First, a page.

Immunotoxins synthesized with the pan-T-cell monoclonal antibody T101 and ricin, acetylricin, or ricin A-chain have been compared. Native ricin was acetylated with N-acetylimidazole to block the galactose-binding site of the toxin B (binding)-chain. In the presence of lactose, both whole-ricin-containing immunotoxins were selectively cytotoxic but the ricin A-chain conjugate was less effective in blocking cellular protein synthesis. Immunotoxin-treated cells cultured in fresh growth medium exhibited no growth, declining viabilities, and no protein synthesis activity. Lymphocytes treated with T101:ricin or ricin did not form clusters or colonies when plated in 0.3% Bacto-agar. Ammonium chloride markedly enhanced the efficacy of T101:ricin and T101:ricin A-chain. Our results suggest that: (a) all immunotoxins were selectively cytotoxic; (b) in the presence of ammonium chloride the effectiveness of the T101:ricin A-chain conjugate approached that of T101:ricin; and (c) the toxin B-chain may facilitate conjugate internalization and/or processing.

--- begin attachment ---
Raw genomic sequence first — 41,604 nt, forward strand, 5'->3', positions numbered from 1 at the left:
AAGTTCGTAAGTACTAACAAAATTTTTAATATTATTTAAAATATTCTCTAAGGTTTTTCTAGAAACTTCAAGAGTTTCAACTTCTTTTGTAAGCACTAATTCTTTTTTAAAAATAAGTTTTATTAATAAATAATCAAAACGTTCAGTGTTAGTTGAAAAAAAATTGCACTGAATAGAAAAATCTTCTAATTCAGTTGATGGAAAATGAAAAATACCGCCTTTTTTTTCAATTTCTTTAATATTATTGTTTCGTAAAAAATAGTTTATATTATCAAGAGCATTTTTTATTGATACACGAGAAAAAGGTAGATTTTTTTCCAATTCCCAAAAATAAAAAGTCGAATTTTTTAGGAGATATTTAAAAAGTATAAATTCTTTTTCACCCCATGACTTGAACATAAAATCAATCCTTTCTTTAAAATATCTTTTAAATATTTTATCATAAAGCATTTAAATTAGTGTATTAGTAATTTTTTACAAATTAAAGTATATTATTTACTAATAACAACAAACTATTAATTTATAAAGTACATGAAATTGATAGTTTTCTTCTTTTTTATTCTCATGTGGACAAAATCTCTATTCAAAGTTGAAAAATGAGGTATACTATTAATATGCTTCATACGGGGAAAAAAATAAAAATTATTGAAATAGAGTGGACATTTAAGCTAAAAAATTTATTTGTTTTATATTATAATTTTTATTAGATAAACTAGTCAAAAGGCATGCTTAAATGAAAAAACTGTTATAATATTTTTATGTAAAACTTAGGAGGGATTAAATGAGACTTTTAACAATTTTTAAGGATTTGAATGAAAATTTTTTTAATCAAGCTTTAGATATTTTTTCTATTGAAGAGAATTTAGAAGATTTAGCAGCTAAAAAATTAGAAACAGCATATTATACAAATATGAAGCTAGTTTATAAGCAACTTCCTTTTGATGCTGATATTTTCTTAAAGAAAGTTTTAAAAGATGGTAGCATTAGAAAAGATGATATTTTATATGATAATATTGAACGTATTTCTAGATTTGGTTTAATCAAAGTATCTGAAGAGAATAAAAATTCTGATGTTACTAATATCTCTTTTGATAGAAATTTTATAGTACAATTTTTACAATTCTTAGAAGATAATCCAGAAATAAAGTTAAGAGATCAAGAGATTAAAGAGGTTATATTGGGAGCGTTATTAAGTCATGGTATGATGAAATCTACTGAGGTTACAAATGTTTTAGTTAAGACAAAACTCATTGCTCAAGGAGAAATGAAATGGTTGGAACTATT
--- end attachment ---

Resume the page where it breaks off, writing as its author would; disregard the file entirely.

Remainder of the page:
This work was supported in part by USPHS Training Grant 5 T32 HL07107-07 and NIH Grant CA 11683. John E. Leonard is the recipient of New Investigator Research Award 1R23 CA35692 from the National Cancer Institute.

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